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Netizens say Apple’s China woes are because iPhones are too expensive

Apple admits weak sales in China and revises revenue forecast for the first time

This article originally appeared on ABACUS
For the first time in almost two decades, Apple lowered its revenue outlook, attributing it to the weaker-than-expected sales in China.

Chinese netizens know exactly what to blame: The ever-increasing price of iPhones.

Apple CEO Tim Cook issued a letter to investors and spoke to CNBC, where he cited the economic slowdown in China as the primary reason behind the revenue decline. He also said the US-China trade war has greatly affected sales in the country.
Tim Cook has been making frequent trips to China, but it doesn’t seem like it’s enough. (Picture: Xinhua)

Netizens were far more blunt.

“Is it really because of the slowed economic growth? Have you looked at your own products lately?” one of the top Weibo comments said. “Without any major technological breakthrough, iPhone prices have only gone up significantly. You think we are dumb?”

How Weibo became China’s most popular blogging platform

Another Weibo user wrote, “Let me translate what this means: There aren’t as many idiots as we once thought. Turns out, people don’t buy phones that cost more than US$1,400.”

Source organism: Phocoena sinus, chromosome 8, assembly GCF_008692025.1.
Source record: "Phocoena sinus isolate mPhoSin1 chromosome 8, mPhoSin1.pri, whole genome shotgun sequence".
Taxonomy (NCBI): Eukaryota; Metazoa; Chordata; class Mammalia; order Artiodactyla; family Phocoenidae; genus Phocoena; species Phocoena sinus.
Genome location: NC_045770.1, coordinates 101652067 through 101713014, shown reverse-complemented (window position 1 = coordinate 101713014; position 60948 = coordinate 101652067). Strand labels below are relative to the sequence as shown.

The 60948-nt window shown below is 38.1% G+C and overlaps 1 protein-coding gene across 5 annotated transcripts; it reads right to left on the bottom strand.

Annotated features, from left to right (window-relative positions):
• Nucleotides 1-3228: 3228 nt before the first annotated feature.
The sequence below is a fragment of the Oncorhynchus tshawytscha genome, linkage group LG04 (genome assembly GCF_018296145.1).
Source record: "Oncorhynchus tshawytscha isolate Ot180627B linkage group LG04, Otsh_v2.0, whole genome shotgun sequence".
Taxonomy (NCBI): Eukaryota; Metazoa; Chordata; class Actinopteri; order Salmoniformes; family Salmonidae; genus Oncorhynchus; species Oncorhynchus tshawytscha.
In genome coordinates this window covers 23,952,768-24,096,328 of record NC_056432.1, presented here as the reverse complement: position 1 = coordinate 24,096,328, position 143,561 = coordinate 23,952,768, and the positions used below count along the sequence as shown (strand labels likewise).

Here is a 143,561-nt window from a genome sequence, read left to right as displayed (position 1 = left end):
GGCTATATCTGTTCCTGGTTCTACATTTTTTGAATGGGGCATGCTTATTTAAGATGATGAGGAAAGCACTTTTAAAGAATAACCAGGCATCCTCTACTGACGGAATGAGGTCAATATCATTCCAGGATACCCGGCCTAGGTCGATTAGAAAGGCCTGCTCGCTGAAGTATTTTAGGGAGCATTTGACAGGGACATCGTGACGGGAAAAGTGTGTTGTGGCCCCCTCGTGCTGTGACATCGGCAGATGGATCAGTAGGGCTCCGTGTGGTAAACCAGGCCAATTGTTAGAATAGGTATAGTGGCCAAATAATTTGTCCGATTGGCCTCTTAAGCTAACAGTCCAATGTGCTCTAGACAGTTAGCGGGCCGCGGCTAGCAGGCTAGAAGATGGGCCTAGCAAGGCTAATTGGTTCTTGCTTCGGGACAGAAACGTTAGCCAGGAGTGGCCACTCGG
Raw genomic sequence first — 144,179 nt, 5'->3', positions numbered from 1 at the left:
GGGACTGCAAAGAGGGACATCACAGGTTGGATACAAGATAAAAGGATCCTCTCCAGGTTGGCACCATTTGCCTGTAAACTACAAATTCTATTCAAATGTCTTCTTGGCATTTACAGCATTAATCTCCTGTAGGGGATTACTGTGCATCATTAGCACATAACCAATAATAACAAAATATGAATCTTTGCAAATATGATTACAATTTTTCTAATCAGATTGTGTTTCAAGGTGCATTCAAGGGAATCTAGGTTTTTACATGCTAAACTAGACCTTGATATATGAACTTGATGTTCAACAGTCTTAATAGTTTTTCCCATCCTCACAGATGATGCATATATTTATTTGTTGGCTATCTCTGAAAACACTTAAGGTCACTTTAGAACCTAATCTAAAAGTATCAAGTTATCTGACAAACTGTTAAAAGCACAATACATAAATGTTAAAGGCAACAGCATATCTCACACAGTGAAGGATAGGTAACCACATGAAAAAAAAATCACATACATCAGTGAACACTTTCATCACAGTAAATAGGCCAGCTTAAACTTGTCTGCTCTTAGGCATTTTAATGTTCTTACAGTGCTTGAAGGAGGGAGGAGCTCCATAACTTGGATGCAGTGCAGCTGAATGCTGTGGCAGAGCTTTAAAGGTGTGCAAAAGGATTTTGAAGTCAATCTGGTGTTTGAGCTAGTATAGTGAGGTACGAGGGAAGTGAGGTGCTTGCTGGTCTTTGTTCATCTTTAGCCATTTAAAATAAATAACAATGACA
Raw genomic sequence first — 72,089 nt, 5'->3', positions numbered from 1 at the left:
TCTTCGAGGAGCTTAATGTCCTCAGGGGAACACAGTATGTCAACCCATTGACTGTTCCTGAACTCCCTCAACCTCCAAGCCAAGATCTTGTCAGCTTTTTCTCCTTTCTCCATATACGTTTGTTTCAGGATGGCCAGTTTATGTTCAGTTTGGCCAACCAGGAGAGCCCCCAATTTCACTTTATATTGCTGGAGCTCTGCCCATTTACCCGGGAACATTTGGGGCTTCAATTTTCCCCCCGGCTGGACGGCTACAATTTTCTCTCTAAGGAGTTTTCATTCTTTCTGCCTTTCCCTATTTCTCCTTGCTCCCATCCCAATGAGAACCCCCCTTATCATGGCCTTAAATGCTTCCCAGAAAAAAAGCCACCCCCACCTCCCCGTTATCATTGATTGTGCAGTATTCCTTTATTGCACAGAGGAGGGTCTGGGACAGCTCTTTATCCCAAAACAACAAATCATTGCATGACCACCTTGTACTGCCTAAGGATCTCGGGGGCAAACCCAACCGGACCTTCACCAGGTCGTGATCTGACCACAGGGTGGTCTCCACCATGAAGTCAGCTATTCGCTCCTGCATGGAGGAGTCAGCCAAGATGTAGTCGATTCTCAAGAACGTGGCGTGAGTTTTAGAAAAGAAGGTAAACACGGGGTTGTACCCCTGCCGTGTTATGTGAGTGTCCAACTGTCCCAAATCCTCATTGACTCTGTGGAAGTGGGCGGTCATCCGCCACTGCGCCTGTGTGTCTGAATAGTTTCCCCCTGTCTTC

The price of iPhones has gone up tremendously over the years. While the price of an iPhone 5 began at US$650 in 2012, an iPhone XS Max now costs US$1099 -- at a minimum.

However, some -- by some I mean Warren Buffett -- believe that the iPhones actually “enormously undervalued”. Buffet, an investor in Apple, said last year a thousand-dollar iPhone is more indispensable than a million-dollar plane. (Which I suppose is easy to say when you’re worth US$80 billion.)
In recent years, Apple’s market share in China has been challenged by many rising Chinese Android brands. According to Counterpoint, the top five phone-makers in the third quarter of 2018 were all domestic Android brands.
Huawei, which owns Honor, and BBK Electronics, which owns both Oppo and Vivo, are the two juggernauts in terms of market share.

Besides the unfavorable economic environment, Apple also attributed the weaker-than-expected iPhone demand to the fact that more people are replacing their batteries instead of buying new ones. Last year, Apple reduced its $79 battery replacement fee to $29 after the company was criticised for slowing down old iPhones with dying batteries.

A Chinese Weibo user who appreciates the durability of iPhones suggested that might be another reason for declining sales.

“I used my iPhone 4S for three years, then iPhone 6 for three years and now iPhone X for a year,” she said, “And here’s the shocker, I am actually still using all three of them as we speak.”

iPhone boycotts are a nationalist sport in China… just not a very successful one

For more insights into China tech, sign up for our tech newsletters, subscribe to our Inside China Tech podcast, and download the comprehensive 2019 China Internet Report. Also roam China Tech City, an award-winning interactive digital map at our sister site Abacus.